Mark Twain

1835 - 1910


The Author


Samuel Langhorne Clemens, commonly known as Mark Twain (A term used in river navigation, mark twain means water that is two fathoms, or about 12 feet deep), was born in Florida, Missouri, on November 30, 1835 (when Halley's Comet was in the skies). As a young man, Twain worked as a typesetter and printer. In 1857 he became a riverboat pilot and spent four years steaming up and down the Mississippi. In 1876 he wrote The Adventures of Tom Sawyer and in 1884 The Adventures of Huckleberry Finn, two major classics of American literature. Twain made a substantial amount of money through his writings, but lost a great deal through investments, mostly in new inventions and technology. The deaths of his daughter Susy in 1896 and his wife in 1904 contributed to the deep sadness that he experienced in his later years. Twain died in Redding, Connecticut, on April 21, 1910 (during Halley's Comet return).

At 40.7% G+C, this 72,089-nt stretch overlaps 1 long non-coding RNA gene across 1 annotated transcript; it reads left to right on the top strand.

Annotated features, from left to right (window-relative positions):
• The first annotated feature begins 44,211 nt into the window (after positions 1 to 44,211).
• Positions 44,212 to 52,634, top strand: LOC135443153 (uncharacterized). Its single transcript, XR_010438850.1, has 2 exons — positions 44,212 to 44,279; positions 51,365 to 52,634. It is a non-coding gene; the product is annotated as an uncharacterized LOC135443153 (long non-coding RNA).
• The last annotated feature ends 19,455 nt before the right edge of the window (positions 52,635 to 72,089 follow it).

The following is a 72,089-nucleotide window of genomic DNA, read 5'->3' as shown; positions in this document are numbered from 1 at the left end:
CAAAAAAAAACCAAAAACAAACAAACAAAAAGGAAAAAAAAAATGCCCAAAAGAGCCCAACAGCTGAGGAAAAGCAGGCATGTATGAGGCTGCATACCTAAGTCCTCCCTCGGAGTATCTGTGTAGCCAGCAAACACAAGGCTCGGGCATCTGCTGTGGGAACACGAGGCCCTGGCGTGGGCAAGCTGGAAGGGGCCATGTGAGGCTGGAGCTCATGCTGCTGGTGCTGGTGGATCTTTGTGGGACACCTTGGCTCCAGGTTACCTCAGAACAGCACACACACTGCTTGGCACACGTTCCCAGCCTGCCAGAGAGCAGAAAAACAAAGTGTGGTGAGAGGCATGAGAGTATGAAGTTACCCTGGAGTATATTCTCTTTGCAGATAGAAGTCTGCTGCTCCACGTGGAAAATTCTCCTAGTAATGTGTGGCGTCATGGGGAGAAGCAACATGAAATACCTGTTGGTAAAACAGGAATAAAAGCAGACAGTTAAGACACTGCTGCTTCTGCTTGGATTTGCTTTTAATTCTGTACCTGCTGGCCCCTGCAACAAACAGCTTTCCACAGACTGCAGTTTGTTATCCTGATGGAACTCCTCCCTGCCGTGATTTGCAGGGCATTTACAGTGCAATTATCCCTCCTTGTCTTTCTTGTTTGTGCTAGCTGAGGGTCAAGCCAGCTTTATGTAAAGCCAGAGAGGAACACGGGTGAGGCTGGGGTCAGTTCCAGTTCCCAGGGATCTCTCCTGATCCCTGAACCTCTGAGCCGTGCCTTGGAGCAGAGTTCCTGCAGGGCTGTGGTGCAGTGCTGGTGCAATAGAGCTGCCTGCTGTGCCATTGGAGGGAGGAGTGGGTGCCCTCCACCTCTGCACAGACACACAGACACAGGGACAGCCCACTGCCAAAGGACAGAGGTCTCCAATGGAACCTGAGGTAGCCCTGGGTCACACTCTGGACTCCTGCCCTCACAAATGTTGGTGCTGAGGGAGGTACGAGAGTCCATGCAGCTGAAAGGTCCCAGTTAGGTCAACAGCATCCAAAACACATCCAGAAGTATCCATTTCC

Mark Twain, as a typesetter and writer



The Works (Selection)


The Innocents Abroad (1869)

Roughing It (1872)

The Gilded Age (1873)

The Adventures of Tom Sawyer (1876)

A Tramp Abroad (1880)

The Awful German Language (1880)

The Prince and the Pauper (1882)

Life on the Mississippi (1883)

The Adventures of Huckleberry Finn (1884)

A Connecticut Yankee in King Arthur's Court (1889)

Slovenly Peter (1891)

The American Claimant (1892)

Extracts from Adam's Diary (1893/1901)

Tom Sawyer Abroad (1894)

Pudd'nhead Wilson (1894)

Tom Sawyer, Detective (1896)

Personal Recollections of Joan of Arc (1896)

Following the Equator (1897)

Eve's Diary (1905/06)